As you may’ve noticed, ‘weekly’ is a bit of a misnomer for this week’s roundup. The press enjoyed a restorative holiday break from December 23rd to January 4th, but we’re back in full-swing for the New Year and ready to get you caught up on everything we’ve been up to.


These last few weeks have been some of the most exciting we’ve experienced in our eleven years as publishers of exceptional books. Upon arriving back at the office after the break, we were thrilled to begin the day with reviews of Martin John in two of the world’s most prestigious, storied venues: The New Yorker and The New York Times. This marks the first time a Biblioasis title has been reviewed in The New Yorker, whose critic called Martin John a “frenetic, risk-taking novel … deliberately cryptic and bleakly funny.” Hours before that review hit newsstands, The New York Times Sunday Edition featured the brilliant Irish novelist Eimear McBride’s thoughtful, glowing review of Martin John. Anakana’s novel was also listed as a favourite by the editors of The New York Times Books.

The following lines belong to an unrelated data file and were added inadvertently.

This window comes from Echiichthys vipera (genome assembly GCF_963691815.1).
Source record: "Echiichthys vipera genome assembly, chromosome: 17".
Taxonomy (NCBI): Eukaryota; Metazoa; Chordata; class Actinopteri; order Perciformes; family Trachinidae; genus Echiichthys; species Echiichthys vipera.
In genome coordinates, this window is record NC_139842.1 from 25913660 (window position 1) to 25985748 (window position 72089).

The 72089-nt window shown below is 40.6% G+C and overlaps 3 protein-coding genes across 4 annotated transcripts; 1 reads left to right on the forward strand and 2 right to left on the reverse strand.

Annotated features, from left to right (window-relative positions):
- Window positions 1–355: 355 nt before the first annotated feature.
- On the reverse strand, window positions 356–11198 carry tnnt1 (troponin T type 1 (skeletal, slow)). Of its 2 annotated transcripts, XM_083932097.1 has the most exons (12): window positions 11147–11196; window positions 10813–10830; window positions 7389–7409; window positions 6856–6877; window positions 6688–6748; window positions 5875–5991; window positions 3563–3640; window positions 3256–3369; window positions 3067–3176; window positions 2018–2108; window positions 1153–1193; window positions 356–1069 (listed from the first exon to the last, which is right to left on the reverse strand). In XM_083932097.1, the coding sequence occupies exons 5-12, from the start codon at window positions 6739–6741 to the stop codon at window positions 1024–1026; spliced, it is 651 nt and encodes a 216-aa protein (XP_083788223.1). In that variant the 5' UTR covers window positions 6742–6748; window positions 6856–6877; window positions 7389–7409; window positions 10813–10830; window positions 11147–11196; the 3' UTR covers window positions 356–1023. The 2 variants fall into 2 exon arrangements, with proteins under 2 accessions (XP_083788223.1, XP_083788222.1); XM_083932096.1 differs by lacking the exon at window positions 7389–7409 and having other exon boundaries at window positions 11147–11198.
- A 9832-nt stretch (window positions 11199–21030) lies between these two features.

Kevin Hardcastle’s Debris received some well-deserved attention south of the border in anticipation of his debut’s US release on Feb. 9. Booklist’s reviewer wrote that “[Debris] has its own strong voice … smoothly connected by uncompromising settings and Hardcastle’s authentic, plainspoken country-noir voice, the 11 stories collected here will appeal to fans of gritty, back-country crime fiction, even those who typically shun short stories.”

Kerry-Lee Powell’s most recent collection of poetry, Inheritance, was recently reviewed in the prestigious Times Literary Supplement. “Kerry-Lee Powell’s poems are full of lively vignettes in which realism strikes lyrical sparks off harshness,” wrote reviewer Jan Montefiore. “[Her] language is colloquial, unshowy, her free-verse lines organized in compact quatrains or tercets, but there is a relish for sprees, extremities and oddities.” We truly couldn’t have said it better ourselves.


US President Barack Obama tears up during the announcement of his plan to take executive action on gun control.

Not long before, and after, a solemn US President Obama announced he would be taking executive action regarding gun control, The Toronto Star and CBC Ideas ran long-form stories on gun culture in a North American context. The Toronto Star’s Insight section featured a lengthy excerpt from A.J. Somerset’s Arms: The Culture and Credo of the Gun, as well as his take on the book’s reception in the US and Canada. He said the NRA, gun nuts, and gun lobbyists would like his book to disappear, so they can maintain the illusion that they speak for all gun owners. “They do not speak for me,” wrote Somerset. “I speak for myself.”